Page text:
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Committed investments approved by PEZA down as of Feb. in value terms

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By Janina C. Lim
Reporter

VALUE of committed investments approved by the Philippine Economic Zone Authority (PEZA) fell in value terms year-on-year in 2019’s first two months despite an increase in number of projects, reflecting what the agency’s head said was cautiousness ahead of the May 13 mid-term legislative and local elections and possible policy changes under the incoming 18th Congress.

PEZA gets the second-biggest haul of such pledges — in terms of both foreign and total investments — after the Board of Investments.

Data PEZA provided last week bared a 16.62% drop in value of investment pledges to P17.522 billion as of February from P20.988 billion in last year’s comparative two months, even as number of projects increased by 28.77% to 94 from 73.

But committed information technology investments, which made up the biggest segment of total approved projects in the same period, grew in value by 54.01% to P3.003 billion from P1.950 billion last year, as number of projects increased by 27.27% to 28 from 22.

Monthly data were not immediately available.




POLICY SHIFTS WATCHED
PEZA Director-General Charito B. Plaza linked the decline in value of approved project pledges to investors’ cautiousness ahead of the mid-term elections.

“After election na talaga makita ang (we will see an) increase because investors have a wait-and see-attitude. Policies, laws might be changed with the new congress,” Ms. Plaza said in an interview last week at her office in Taguig City.

PEZA has said it expects 2019 approvals to be flattish from 2018.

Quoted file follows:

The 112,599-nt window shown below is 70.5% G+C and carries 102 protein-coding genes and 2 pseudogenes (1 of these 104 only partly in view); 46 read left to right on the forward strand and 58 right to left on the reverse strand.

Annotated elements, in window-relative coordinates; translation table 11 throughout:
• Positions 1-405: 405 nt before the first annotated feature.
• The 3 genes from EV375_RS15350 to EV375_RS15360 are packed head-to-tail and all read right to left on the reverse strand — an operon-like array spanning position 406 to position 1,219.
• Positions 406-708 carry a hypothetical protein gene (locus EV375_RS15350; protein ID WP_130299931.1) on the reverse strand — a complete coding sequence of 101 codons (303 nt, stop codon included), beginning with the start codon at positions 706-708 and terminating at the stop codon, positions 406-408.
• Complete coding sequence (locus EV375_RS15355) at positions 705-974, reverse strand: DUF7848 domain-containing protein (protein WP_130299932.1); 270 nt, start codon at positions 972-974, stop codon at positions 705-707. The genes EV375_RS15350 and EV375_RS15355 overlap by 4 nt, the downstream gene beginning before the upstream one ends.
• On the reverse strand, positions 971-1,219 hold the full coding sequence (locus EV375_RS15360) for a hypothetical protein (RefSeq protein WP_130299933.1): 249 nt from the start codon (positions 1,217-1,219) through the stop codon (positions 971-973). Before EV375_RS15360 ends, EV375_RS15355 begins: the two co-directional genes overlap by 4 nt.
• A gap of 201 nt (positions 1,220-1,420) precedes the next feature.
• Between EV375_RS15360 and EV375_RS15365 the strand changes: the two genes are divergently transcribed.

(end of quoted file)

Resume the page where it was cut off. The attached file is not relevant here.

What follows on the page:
Last year saw value of committed investments approved by PEZA drop 40.968% to P140.242 billion from P237.57 billion in 2017 due to the government’s move to remove tax incentives deemed redundant as part of a reform package that would also see corporate income tax rates slashed. Committed foreign investments forming part of that total fell by 12.72% to P68.321 billion from 78.278 billion in the same comparative years.

Asked if the uncertainties in the proposed alteration of the tax regime are also to blame for the January-February decline, Ms. Plaza replied in the negative, citing the Senate’s cautiousness towards the bill concerned — now being discussed in a committee — as it sought estimates of potential job losses the reform could entail.

The House of Representatives approved on third and final reading House Bill No. 8083, or the “Tax Reform for Attracting Better and High-quality Opportunities,” on Sept. 10 last year.

But Senate President Vicente C. Sotto III on March 21 said he doubted that tax reform packages will hurdle the chamber in the remaining session days of the 17th Congress that is now on a Feb. 9-May 19 break. Remaining sessions of the current Congress will run May 20-June 7.

Committed projects approved by various investment promotion agencies are different from foreign direct investments tracked by the central bank, since the latter involve capital that is actually infused in the economy.